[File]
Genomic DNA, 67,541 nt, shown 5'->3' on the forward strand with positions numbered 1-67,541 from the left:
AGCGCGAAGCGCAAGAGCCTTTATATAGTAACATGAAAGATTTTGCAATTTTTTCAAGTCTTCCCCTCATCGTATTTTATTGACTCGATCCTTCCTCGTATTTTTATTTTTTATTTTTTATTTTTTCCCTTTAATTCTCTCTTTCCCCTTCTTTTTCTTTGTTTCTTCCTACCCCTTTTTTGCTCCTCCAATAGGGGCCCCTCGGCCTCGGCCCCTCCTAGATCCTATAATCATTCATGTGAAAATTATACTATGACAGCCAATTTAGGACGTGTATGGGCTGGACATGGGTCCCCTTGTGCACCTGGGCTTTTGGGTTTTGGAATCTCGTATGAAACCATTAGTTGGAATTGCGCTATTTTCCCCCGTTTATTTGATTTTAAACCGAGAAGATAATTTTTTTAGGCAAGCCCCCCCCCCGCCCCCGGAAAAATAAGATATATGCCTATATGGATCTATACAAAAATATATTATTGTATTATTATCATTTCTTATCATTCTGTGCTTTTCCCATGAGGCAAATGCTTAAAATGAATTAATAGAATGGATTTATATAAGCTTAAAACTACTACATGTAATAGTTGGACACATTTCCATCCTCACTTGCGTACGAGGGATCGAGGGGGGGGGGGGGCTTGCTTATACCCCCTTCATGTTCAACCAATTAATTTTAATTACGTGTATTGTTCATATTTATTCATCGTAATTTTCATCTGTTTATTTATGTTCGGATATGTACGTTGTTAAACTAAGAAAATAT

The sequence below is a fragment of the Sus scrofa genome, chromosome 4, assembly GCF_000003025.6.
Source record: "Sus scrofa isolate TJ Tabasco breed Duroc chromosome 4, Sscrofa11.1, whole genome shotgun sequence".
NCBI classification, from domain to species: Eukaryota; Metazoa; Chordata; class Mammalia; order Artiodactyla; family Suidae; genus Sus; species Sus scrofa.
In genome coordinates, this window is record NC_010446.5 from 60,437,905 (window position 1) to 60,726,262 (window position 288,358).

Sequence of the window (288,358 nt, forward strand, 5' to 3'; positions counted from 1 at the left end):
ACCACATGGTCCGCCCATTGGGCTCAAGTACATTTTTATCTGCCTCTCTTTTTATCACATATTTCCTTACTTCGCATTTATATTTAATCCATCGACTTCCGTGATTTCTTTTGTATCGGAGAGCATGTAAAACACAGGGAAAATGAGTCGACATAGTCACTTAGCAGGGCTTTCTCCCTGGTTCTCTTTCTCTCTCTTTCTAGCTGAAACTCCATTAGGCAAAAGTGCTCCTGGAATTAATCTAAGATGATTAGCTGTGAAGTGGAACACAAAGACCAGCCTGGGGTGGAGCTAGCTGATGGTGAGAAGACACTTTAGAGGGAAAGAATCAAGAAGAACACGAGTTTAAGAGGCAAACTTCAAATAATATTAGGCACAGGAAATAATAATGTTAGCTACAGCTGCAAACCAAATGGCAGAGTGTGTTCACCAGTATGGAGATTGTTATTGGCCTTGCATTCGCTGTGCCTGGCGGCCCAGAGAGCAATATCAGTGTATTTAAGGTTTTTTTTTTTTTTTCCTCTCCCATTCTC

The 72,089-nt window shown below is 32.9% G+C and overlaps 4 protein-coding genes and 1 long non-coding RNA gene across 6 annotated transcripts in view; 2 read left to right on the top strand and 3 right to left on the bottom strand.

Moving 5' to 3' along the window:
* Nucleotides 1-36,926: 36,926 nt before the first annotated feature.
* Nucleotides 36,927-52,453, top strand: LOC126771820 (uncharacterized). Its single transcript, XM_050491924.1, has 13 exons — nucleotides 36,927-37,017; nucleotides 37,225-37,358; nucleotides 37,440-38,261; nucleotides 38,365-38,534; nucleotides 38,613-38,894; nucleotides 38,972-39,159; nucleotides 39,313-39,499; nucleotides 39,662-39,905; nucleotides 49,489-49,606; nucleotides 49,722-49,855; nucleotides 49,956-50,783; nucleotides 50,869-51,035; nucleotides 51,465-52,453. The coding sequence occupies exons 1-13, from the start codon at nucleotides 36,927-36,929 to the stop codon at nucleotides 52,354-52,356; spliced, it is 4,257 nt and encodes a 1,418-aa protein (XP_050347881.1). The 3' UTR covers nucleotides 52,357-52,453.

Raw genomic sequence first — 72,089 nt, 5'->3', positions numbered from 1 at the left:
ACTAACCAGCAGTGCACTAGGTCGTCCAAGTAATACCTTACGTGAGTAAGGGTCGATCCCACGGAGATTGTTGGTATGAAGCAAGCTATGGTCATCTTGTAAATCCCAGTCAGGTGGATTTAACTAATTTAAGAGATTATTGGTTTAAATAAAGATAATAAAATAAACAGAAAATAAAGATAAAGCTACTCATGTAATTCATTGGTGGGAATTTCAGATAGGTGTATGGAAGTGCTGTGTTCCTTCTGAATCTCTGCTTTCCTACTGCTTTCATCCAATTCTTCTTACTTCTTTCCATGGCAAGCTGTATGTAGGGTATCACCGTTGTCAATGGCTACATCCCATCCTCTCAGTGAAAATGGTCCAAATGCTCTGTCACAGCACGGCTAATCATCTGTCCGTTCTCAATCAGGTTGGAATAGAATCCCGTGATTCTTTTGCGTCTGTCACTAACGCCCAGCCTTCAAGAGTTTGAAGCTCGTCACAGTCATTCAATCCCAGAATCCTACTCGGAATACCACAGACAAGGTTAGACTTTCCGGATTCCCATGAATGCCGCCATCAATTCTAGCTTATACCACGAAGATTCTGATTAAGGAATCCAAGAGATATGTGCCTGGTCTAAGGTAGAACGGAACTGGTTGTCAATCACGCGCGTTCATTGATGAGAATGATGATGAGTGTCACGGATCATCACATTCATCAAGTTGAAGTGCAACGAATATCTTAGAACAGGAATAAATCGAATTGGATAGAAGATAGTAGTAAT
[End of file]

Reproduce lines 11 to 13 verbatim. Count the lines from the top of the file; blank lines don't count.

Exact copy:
* Nucleotides 1-36,926: 36,926 nt before the first annotated feature.
* Nucleotides 36,927-52,453, top strand: LOC126771820 (uncharacterized). Its single transcript, XM_050491924.1, has 13 exons — nucleotides 36,927-37,017; nucleotides 37,225-37,358; nucleotides 37,440-38,261; nucleotides 38,365-38,534; nucleotides 38,613-38,894; nucleotides 38,972-39,159; nucleotides 39,313-39,499; nucleotides 39,662-39,905; nucleotides 49,489-49,606; nucleotides 49,722-49,855; nucleotides 49,956-50,783; nucleotides 50,869-51,035; nucleotides 51,465-52,453. The coding sequence occupies exons 1-13, from the start codon at nucleotides 36,927-36,929 to the stop codon at nucleotides 52,354-52,356; spliced, it is 4,257 nt and encodes a 1,418-aa protein (XP_050347881.1). The 3' UTR covers nucleotides 52,357-52,453.

Raw genomic sequence first — 72,089 nt, 5'->3', positions numbered from 1 at the left: